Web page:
“We also use growth stimulants and organic fertilizers of only natural origin. We mainly have our own fertilizers, producing about 40,000 tons of them per year. We have 3,000 heads of cattle producing manure, and we turn it into compost, which is applied to the soil. We have special equipment,” Oleksandr Yanets shares the enterprise’s secrets. .
On this farm, planned crop rotation is used to control weeds: a certain crop is grown in the same field once every four years. In addition, only mechanical processing is used — plowing, mulching, cultivation, harrowing, and hoeing.
The enterprise grows many crops, including wheat, oats, millet, buckwheat, barley, soybeans, rye, corn, alfalfa, and clover. They also have spelt, the mother wheat, which is highly valued as it has much more micro- and macronutrients and is gluten-free.
95% of the grain is exported to Switzerland, Hungary, Germany, the Netherlands, Italy, and Great Britain. The rest is used as animal feed.
Organic Animal Husbandry
Soon, Galex-Agro engaged in organic animal husbandry. One of the significant reasons was organic fertilizers, which can be obtained from animals.
First, they bought an unfinished farm in Gulsk and reconstructed it. Later — a farm in Horodyshche. They bought 600 heifers of the Simmental breed, which created the basis for animal husbandry. Then they engaged in selection work and worked out the fodder base. They also studied animal keeping and growing technologies.
Antibiotics, stimulants, and growth hormones are strictly prohibited in animal husbandry at this enterprise. The fodder must also be organic.
The farm has created unprecedented conditions in our area: its cows walk freely, have free access to food, water, and a sleeping place, at least 230 days in the pasture, as well as ability to move wherever they want. Cows are milked to classical music in a mechanized way, without human intervention, which ensures purity of dairy products and minimal bacterial contamination. For calves, small houses, where they can hide in the heat, were built there.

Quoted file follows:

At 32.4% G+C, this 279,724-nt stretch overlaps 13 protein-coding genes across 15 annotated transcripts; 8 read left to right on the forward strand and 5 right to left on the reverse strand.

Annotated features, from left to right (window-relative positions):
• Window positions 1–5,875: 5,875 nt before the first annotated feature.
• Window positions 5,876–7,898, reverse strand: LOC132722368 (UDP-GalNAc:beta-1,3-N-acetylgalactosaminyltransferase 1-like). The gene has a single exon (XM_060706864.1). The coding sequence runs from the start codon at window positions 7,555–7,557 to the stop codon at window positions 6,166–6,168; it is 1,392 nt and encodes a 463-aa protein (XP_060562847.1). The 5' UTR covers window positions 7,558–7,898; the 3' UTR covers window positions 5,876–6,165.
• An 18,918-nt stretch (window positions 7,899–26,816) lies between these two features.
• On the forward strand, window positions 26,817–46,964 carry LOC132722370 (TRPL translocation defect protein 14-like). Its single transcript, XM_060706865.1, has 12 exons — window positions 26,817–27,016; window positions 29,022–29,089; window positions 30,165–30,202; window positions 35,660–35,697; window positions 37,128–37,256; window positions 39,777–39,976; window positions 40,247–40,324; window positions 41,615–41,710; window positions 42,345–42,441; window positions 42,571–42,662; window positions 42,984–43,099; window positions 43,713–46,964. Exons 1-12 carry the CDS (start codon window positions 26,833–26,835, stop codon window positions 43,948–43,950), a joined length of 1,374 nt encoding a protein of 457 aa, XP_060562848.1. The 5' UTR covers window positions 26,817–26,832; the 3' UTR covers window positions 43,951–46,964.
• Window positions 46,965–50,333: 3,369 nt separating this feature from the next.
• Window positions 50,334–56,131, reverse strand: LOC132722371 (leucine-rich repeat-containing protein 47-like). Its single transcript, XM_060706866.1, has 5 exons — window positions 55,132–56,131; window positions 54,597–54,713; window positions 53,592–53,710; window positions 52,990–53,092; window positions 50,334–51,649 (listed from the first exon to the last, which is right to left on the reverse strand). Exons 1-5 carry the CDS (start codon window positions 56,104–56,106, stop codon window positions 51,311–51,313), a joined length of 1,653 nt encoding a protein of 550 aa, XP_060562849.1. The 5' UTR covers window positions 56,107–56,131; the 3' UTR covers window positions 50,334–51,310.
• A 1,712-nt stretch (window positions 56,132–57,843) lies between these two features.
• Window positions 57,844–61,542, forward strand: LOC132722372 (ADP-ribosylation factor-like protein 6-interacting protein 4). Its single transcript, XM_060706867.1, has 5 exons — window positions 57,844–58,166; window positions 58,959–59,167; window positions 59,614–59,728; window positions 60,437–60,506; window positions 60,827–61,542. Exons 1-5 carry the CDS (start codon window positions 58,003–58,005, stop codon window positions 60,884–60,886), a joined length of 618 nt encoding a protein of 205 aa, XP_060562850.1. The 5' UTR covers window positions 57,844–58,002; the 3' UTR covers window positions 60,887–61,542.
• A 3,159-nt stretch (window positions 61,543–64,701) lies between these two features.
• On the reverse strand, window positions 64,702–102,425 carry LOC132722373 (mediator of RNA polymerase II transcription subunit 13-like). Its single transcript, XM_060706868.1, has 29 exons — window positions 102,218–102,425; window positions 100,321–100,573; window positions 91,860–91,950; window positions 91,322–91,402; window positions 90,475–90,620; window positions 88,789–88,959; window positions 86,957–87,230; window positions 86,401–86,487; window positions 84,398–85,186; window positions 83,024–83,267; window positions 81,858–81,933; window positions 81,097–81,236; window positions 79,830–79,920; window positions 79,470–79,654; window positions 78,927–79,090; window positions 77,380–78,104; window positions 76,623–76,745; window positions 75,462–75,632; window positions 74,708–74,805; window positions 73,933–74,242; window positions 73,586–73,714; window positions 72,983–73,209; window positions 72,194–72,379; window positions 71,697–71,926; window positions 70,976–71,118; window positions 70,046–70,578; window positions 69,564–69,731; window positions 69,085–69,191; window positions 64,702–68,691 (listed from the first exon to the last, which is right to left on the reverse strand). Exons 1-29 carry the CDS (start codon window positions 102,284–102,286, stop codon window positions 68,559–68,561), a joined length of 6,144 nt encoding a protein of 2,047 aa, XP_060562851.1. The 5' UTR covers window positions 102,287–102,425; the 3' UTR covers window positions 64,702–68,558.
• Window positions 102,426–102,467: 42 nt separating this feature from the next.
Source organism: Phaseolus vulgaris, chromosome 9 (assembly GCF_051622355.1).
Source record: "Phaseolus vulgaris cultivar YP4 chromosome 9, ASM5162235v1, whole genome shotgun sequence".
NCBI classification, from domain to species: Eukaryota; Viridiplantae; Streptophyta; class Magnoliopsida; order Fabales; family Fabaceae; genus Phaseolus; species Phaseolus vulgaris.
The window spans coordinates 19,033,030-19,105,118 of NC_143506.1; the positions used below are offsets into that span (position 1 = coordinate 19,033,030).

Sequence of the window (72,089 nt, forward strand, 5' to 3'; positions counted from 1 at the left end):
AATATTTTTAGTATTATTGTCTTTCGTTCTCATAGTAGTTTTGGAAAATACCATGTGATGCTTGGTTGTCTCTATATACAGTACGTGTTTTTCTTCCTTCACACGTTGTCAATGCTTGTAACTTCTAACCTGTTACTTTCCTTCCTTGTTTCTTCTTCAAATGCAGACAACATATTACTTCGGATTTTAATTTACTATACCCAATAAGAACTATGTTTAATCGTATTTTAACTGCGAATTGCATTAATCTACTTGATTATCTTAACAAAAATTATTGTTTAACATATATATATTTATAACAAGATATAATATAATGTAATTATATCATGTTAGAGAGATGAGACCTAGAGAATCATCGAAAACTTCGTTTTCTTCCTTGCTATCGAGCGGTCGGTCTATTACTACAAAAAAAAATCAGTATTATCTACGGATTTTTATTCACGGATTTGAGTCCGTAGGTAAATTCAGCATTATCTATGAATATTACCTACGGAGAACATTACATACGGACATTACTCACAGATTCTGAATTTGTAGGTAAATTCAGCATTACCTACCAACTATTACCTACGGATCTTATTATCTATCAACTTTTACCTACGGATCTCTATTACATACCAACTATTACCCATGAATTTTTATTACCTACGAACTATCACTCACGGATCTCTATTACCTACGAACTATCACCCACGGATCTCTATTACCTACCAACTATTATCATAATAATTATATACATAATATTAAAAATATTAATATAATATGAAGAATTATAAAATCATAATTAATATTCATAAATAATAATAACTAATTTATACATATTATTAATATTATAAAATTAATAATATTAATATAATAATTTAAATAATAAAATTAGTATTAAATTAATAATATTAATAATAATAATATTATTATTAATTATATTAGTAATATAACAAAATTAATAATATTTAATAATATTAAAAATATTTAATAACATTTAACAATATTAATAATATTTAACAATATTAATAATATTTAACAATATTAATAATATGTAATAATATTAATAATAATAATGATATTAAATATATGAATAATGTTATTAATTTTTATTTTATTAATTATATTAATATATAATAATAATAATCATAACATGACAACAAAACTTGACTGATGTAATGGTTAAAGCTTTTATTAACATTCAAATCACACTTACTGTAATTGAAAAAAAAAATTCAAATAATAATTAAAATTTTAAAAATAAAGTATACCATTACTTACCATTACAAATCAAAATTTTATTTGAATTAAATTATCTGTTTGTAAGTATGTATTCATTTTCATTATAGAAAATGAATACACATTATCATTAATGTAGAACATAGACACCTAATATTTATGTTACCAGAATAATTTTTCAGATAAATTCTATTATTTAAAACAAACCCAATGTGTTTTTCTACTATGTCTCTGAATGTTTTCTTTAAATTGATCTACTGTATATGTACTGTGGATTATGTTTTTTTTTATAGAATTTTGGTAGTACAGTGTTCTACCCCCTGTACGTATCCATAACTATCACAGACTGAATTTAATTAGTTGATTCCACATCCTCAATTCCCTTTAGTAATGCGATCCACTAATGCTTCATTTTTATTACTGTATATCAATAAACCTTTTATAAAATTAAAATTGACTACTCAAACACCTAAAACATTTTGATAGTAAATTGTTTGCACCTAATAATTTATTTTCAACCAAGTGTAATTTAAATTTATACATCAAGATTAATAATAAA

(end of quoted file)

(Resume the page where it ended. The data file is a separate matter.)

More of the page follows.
“Animal husbandry in its modern form causes significant damage to the environment, but under a conscious approach, the economy can benefit from it. In particular, organic waste from animal husbandry can become an alternative to harmful chemicals. However, it is crucial that it be sustainable and the conditions for keeping animals be ethical, including free grazing, no antibiotics or other drugs, etc.,” comments Anna Danylyak, sustainable agriculture expert at NGO Ecoaction. “You can learn more about sustainable farming approaches on the online course ‘Ecopractices for Agriculture and Communities’”.
Full scale war
Prior the full scale war, the enterprise was developing rapidly. Practically every year, it built a new building or farm and expanded its activities. For example, an organic walnut tree should fruit this year. They also planned to build a processing line for it. They have organic beekeeping and grow some vegetables and potatoes. But February 24 came.
“The war has affected us considerably. Firstly, like all farmers, we faced the fuel challenge. Products sales also got quite a challenge for the economy. At the beginning of the war, the state imposed a veto on sales, when it wasn’t allowed to sell grain at all. Then they allowed this, but a license was needed. In March, we had zero exports though we expected that the funds from them would be used for the new sowing campaign,” says Oleksandr Yanets.
According to him, prior the war, they could export up to 200 tons of grain per week, but in April they sent 120 tons per month. At the beginning of July, only 50% of the contract was realized.
“Furthermore, transportation prices have risen significantly,” continues Yanets. “Before the war, one freight weighing up to 22 tons cost 1,600 euros. Today, carriers don’t really want to go for 3,500 euros. Hence, this will fall on our shoulders. And now no one wants to raise the contract price. The profit fell by half. There are also difficulties with the purchase of feed additives and salt for the livestock. The salt price has increased fivefold. This is another serious challenge for us.”
Despite the challenges, Galex-Agro believes in its business and its benefits.
When asked about how to start implementing organic practices in a farm, Oleksandr Yanets answered unequivocally:
“To become an organic producer, you need the desire and responsibility for the future of the land and people’s health. Nothing else. This is quite a difficult business, and in the initial stages it’s unprofitable. But if it becomes your soul’s call, be sure that everything will work out.”
You can learn more about Ukraine`s green post-war reconstruction in the agriculture sector via the link > >
Author: Inna Popova, Photo by Galex-Agro
The material developed as part of the project “Perspectives for Sustainable Development of Rural Areas” with the financial support of the Ministry of Foreign Affairs of the Federal Republic of Germany.